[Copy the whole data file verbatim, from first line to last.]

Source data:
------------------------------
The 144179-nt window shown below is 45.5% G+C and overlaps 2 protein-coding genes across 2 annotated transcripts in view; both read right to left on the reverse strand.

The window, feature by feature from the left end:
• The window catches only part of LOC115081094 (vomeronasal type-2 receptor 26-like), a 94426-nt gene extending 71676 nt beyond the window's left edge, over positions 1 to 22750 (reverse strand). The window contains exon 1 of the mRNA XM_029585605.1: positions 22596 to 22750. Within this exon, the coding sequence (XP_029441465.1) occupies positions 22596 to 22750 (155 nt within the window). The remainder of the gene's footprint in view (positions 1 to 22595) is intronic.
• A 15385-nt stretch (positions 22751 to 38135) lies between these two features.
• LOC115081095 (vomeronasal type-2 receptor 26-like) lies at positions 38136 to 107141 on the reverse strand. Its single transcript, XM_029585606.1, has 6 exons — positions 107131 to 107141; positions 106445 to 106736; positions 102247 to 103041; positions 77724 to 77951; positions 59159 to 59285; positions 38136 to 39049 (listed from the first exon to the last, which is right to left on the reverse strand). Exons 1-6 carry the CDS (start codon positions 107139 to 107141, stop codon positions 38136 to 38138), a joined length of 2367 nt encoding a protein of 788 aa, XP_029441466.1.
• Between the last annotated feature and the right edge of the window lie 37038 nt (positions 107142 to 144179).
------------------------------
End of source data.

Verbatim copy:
The 144179-nt window shown below is 45.5% G+C and overlaps 2 protein-coding genes across 2 annotated transcripts in view; both read right to left on the reverse strand.

The window, feature by feature from the left end:
• The window catches only part of LOC115081094 (vomeronasal type-2 receptor 26-like), a 94426-nt gene extending 71676 nt beyond the window's left edge, over positions 1 to 22750 (reverse strand). The window contains exon 1 of the mRNA XM_029585605.1: positions 22596 to 22750. Within this exon, the coding sequence (XP_029441465.1) occupies positions 22596 to 22750 (155 nt within the window). The remainder of the gene's footprint in view (positions 1 to 22595) is intronic.
• A 15385-nt stretch (positions 22751 to 38135) lies between these two features.
• LOC115081095 (vomeronasal type-2 receptor 26-like) lies at positions 38136 to 107141 on the reverse strand. Its single transcript, XM_029585606.1, has 6 exons — positions 107131 to 107141; positions 106445 to 106736; positions 102247 to 103041; positions 77724 to 77951; positions 59159 to 59285; positions 38136 to 39049 (listed from the first exon to the last, which is right to left on the reverse strand). Exons 1-6 carry the CDS (start codon positions 107139 to 107141, stop codon positions 38136 to 38138), a joined length of 2367 nt encoding a protein of 788 aa, XP_029441466.1.
• Between the last annotated feature and the right edge of the window lie 37038 nt (positions 107142 to 144179).